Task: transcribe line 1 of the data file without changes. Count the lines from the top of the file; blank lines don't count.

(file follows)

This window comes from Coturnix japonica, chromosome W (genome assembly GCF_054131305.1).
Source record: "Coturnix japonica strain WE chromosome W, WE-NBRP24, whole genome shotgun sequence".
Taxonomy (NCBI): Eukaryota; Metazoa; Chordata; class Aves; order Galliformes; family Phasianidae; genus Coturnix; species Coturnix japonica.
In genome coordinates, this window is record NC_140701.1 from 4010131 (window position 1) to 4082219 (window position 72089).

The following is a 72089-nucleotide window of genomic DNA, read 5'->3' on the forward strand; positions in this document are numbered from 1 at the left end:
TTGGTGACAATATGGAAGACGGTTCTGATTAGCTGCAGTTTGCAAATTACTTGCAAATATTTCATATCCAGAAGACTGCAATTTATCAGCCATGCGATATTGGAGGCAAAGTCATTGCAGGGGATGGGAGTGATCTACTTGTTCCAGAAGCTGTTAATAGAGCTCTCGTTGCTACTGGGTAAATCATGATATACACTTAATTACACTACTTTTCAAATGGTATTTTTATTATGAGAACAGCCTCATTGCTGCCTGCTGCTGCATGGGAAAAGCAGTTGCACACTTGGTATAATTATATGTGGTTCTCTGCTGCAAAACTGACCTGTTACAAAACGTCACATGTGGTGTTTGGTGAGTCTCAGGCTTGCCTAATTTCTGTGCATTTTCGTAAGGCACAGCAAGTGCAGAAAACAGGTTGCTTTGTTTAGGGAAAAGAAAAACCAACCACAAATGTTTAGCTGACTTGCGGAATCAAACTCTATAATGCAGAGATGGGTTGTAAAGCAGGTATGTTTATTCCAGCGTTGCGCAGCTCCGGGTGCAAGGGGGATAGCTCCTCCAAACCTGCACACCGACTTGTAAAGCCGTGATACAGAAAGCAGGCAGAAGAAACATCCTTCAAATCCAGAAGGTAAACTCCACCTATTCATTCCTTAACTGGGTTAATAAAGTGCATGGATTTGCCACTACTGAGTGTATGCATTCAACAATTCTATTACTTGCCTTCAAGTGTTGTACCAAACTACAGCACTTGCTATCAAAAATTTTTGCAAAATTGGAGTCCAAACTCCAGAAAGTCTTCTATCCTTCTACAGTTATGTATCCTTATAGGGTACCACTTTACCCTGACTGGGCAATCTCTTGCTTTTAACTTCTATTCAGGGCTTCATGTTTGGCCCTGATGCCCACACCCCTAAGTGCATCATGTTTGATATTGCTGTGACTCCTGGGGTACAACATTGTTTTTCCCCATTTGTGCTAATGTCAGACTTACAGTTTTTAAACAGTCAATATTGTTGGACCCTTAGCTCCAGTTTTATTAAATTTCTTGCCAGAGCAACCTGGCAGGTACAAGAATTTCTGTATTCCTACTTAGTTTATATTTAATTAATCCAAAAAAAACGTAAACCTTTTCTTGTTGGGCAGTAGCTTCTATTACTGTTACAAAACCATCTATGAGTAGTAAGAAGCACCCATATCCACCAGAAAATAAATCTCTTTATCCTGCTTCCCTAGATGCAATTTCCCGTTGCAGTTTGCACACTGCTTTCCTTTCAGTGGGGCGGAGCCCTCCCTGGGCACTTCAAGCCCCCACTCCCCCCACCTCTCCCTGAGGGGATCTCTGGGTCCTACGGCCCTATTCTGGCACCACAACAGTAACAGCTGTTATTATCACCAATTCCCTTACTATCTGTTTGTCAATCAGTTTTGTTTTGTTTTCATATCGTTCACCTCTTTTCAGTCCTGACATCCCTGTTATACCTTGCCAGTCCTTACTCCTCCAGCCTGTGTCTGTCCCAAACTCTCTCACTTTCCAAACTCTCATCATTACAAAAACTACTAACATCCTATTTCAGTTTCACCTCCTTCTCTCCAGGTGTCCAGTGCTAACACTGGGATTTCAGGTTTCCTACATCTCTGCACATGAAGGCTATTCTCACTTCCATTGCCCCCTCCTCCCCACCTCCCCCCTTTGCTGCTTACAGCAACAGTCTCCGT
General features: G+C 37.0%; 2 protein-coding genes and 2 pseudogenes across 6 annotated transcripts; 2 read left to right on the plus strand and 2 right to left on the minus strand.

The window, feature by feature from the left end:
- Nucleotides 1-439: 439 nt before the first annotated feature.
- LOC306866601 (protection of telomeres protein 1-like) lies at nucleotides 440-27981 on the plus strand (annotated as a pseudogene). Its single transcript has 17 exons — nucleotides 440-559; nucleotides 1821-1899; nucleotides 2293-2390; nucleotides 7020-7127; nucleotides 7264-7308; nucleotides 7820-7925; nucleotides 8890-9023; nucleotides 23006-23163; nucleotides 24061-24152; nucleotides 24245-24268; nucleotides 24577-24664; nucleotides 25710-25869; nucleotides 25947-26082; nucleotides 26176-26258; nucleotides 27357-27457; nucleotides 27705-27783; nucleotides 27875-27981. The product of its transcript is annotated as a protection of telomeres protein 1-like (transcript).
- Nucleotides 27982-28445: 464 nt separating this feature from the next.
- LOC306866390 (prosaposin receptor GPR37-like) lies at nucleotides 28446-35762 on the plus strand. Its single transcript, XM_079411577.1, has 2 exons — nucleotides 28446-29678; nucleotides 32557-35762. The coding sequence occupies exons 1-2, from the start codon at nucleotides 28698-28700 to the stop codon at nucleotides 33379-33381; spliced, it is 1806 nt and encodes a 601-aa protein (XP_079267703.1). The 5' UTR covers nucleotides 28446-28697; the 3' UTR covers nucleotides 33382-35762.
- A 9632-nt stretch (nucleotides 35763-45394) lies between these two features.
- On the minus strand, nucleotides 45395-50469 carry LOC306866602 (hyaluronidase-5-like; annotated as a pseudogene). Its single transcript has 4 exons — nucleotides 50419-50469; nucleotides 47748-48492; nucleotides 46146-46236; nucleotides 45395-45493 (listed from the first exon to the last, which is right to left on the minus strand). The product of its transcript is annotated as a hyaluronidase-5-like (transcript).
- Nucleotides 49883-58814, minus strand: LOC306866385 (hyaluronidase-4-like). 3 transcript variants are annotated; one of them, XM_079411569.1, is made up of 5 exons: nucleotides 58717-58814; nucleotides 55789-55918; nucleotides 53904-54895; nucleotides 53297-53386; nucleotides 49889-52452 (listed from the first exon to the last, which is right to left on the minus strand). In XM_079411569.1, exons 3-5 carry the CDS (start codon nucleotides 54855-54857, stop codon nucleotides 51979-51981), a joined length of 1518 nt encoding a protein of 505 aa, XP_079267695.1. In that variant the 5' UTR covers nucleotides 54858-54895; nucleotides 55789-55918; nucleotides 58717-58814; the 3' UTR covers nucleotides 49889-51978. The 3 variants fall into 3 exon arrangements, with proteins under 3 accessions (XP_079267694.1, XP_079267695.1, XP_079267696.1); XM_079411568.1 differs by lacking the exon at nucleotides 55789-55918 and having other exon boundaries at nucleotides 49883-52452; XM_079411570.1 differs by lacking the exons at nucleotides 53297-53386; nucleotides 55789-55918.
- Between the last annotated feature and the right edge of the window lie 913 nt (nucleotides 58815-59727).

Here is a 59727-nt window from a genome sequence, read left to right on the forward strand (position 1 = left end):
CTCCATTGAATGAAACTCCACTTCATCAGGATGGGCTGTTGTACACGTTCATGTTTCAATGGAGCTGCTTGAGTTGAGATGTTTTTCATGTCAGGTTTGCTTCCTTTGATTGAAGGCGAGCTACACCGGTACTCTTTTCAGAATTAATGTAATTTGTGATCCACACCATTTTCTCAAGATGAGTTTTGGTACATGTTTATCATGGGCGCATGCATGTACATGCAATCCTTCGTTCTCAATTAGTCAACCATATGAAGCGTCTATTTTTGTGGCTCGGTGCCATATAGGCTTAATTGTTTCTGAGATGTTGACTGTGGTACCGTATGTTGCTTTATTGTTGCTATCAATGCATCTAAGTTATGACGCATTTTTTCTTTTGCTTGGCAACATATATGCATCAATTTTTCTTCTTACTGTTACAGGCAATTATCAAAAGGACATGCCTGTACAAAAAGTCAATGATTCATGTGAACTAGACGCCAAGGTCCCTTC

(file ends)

This window comes from Coturnix japonica, chromosome W (genome assembly GCF_054131305.1).